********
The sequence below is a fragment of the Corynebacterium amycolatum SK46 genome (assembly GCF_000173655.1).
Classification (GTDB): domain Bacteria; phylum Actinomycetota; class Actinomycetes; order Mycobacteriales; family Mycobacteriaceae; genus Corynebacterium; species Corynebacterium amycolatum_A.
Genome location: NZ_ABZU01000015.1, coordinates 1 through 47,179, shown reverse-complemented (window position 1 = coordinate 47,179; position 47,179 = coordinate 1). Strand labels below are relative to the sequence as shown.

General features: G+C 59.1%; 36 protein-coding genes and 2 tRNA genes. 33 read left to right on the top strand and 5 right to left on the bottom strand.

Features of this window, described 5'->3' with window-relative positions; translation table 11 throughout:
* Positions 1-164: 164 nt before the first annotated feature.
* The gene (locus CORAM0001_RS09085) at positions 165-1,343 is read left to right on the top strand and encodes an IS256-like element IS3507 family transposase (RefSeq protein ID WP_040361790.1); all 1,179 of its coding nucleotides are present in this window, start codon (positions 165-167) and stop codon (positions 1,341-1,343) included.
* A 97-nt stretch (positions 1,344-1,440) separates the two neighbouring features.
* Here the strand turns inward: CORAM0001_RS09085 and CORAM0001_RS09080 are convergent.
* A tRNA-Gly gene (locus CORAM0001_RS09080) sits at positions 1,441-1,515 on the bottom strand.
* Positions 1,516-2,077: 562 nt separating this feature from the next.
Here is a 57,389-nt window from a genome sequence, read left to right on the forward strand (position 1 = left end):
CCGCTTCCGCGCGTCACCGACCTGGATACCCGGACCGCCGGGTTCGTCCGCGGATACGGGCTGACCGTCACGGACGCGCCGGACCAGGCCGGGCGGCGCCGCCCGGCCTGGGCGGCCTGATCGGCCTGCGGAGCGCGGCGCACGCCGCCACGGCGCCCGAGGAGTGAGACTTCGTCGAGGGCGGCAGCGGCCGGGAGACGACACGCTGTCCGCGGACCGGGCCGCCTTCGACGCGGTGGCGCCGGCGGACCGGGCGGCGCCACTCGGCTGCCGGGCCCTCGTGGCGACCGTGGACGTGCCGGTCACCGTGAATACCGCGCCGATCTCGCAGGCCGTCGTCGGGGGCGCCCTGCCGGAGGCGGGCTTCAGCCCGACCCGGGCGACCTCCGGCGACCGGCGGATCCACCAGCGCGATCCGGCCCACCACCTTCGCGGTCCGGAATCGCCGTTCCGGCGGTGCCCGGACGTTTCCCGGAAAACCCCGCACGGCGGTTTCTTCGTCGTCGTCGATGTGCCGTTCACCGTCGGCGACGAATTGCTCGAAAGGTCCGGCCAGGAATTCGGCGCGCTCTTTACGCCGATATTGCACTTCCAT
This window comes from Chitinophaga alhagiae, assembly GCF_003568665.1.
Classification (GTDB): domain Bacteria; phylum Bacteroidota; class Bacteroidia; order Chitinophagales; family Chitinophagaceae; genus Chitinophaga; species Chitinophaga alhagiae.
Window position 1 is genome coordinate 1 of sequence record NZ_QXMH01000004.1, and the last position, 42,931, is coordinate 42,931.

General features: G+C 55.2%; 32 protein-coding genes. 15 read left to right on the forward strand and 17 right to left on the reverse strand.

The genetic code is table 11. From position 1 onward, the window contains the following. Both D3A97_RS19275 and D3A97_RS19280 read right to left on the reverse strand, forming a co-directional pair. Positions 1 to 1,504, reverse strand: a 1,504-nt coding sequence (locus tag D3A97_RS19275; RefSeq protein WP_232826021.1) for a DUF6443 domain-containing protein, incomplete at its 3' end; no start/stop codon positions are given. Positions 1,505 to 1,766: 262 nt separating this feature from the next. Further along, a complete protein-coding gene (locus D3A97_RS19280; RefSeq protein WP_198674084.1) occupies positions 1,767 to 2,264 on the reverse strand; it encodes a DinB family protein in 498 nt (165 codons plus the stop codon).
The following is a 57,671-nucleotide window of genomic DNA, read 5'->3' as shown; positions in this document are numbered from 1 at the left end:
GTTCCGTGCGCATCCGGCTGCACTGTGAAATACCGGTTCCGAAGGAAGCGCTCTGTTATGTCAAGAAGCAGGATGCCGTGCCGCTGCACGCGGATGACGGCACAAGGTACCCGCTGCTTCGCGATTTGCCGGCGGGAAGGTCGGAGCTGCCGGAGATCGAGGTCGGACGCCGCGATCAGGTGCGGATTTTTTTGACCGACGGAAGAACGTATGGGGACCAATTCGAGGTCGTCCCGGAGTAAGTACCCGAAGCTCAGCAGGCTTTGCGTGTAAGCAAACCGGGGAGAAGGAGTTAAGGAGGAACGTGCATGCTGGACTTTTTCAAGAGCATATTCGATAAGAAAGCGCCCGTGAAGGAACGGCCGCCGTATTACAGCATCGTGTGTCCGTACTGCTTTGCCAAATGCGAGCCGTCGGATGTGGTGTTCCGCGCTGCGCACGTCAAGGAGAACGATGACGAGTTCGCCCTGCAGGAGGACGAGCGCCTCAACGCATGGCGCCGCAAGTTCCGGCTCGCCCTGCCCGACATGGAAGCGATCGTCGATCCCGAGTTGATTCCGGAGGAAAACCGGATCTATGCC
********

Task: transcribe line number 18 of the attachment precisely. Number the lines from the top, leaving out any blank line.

The genetic code is table 11. From position 1 onward, the window contains the following. Both D3A97_RS19275 and D3A97_RS19280 read right to left on the reverse strand, forming a co-directional pair. Positions 1 to 1,504, reverse strand: a 1,504-nt coding sequence (locus tag D3A97_RS19275; RefSeq protein WP_232826021.1) for a DUF6443 domain-containing protein, incomplete at its 3' end; no start/stop codon positions are given. Positions 1,505 to 1,766: 262 nt separating this feature from the next. Further along, a complete protein-coding gene (locus D3A97_RS19280; RefSeq protein WP_198674084.1) occupies positions 1,767 to 2,264 on the reverse strand; it encodes a DinB family protein in 498 nt (165 codons plus the stop codon).